Yet while railing against the aquarium industry at every turn, SeaSave’s former “insiders” operate what they call an “aquarium rescue”. When you strip away all the “pet rescue” jargon and “if these were puppies” strawmen, SeaSave is actually just another local fish store that takes in animals to “adopt them out” (AKA resells them). SeaSave also actively propagates corals and breeds fish (yes, right now on the homepage the first line is “We have a few of our Tank Raised Bangaii’s for adoption” and they claim to have “the largest breeding colony [of Banggai Cardinalfish] in captivity”). I wish I could directly quote some of the really juicy lines from the Sea Save Facebook page, but I’ve been long since blocked from it for calling them on what I perceive to be utter BS (i.e. there are 1,000,000 aquarium retailers in the US? 10 billion fish dying in the trade each year?). When the math doesn’t add up, it doesn’t add up folks!
And that really hits home the first point point – none of the anti-aquarium activists from anti-trade groups seem terribly concerned with logic and science. Nor are they concerned with the factual inaccuracy of their rhetoric. Whatever data (even if taken out of context) makes the most compelling data, is what they will use. When the truth is inconvenient, they’ll make up their own truth. And it would seem, with 2 of Hawaii’s county councils passing non-binding resolutions to ban the aquarium trade in 2011, the tactics are actually working. Why aren’t political figures, or citizens with a critical eye, crying foul? Quite simply, because in the end fact is irrelevant. The anti-aquarium movement started gaining traction the moment they framed the issue as one of ethics and morals.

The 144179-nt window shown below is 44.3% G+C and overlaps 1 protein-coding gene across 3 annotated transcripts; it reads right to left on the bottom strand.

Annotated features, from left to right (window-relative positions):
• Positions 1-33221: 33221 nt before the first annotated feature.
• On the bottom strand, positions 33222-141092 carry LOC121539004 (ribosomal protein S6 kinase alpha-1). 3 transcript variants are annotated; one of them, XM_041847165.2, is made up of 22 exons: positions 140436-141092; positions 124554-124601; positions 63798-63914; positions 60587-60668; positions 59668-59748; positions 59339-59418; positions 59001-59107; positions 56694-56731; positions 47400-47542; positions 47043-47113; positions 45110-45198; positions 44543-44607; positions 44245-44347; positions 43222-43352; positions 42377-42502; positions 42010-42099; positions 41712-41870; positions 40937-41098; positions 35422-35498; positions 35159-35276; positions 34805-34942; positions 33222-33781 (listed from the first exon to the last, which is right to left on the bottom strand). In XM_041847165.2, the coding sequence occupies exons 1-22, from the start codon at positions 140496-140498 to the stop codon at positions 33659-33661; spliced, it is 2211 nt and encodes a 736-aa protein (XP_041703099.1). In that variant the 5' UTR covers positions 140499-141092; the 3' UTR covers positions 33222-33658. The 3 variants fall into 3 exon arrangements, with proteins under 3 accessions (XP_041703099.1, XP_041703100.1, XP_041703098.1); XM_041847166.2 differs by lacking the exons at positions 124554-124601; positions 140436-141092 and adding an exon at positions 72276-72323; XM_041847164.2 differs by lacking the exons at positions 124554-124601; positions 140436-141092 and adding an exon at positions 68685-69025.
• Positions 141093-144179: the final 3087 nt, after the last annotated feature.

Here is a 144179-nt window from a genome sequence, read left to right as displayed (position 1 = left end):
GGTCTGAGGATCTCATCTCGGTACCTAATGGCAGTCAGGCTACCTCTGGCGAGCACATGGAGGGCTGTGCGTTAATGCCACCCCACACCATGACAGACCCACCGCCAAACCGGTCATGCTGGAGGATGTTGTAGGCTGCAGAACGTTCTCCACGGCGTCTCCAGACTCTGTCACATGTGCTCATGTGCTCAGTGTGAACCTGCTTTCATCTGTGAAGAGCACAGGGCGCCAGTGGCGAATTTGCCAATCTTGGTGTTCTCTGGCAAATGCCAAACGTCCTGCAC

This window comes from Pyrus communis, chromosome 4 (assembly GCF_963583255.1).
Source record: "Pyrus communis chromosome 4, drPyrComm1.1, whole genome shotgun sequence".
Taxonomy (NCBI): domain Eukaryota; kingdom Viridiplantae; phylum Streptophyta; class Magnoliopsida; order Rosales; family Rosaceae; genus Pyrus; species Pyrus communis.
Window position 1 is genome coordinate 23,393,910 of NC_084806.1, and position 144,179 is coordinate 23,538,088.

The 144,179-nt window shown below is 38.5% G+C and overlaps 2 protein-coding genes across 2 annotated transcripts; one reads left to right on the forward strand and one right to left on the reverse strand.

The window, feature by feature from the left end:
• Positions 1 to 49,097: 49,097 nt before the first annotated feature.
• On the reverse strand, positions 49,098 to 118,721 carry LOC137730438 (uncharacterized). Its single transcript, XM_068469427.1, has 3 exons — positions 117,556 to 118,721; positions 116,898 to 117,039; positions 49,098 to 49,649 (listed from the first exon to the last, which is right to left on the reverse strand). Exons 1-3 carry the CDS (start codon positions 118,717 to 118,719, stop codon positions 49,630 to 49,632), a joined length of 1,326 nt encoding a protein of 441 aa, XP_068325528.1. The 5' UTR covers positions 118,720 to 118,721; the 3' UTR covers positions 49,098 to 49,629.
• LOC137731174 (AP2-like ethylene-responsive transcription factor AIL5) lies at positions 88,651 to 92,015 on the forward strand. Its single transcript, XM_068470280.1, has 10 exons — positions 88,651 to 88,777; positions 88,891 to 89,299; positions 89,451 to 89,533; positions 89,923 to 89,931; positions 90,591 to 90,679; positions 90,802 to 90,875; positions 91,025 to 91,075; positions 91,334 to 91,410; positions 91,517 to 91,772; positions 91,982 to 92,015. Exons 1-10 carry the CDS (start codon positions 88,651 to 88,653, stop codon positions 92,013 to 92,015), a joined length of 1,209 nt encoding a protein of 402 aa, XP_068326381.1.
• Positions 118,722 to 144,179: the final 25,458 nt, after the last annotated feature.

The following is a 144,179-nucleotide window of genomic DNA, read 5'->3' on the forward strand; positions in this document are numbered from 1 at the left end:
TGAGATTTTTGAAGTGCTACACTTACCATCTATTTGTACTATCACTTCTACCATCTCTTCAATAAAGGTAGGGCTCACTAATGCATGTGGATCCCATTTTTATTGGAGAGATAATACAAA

Indeed, it seems tough to make a pro-aquarium argument work when we’re talking ethics and morals. It’s even more difficult when your opponents don’t seem terribly concerned with their own ethics and integrity, throwing out morally bankrupt misinformation to justify their moral condemnation. When you weigh the concept that “fish are dying by the billions at the hands of the industry and hobbyists” and “the reef fish are all gone” against selling points like “it’s educational”, “it makes people care about reefs that otherwise wouldn’t have any connection to them”, and maybe even “it’s people’s jobs”, aquariums lose terribly.